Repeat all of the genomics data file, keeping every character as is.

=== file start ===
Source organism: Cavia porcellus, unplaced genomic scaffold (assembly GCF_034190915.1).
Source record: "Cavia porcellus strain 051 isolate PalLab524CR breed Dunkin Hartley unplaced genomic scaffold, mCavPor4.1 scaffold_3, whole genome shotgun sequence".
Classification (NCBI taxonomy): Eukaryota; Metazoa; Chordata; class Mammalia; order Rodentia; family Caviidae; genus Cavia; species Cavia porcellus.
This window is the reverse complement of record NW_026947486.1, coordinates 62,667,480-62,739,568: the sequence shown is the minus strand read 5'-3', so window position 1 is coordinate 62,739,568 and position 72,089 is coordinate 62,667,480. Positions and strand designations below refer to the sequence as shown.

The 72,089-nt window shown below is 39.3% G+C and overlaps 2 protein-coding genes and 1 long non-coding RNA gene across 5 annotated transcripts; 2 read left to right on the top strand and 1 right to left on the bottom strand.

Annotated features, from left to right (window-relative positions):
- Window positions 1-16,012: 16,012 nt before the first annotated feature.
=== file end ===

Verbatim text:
Source organism: Cavia porcellus, unplaced genomic scaffold (assembly GCF_034190915.1).
Source record: "Cavia porcellus strain 051 isolate PalLab524CR breed Dunkin Hartley unplaced genomic scaffold, mCavPor4.1 scaffold_3, whole genome shotgun sequence".
Classification (NCBI taxonomy): Eukaryota; Metazoa; Chordata; class Mammalia; order Rodentia; family Caviidae; genus Cavia; species Cavia porcellus.
This window is the reverse complement of record NW_026947486.1, coordinates 62,667,480-62,739,568: the sequence shown is the minus strand read 5'-3', so window position 1 is coordinate 62,739,568 and position 72,089 is coordinate 62,667,480. Positions and strand designations below refer to the sequence as shown.

The 72,089-nt window shown below is 39.3% G+C and overlaps 2 protein-coding genes and 1 long non-coding RNA gene across 5 annotated transcripts; 2 read left to right on the top strand and 1 right to left on the bottom strand.

Annotated features, from left to right (window-relative positions):
- Window positions 1-16,012: 16,012 nt before the first annotated feature.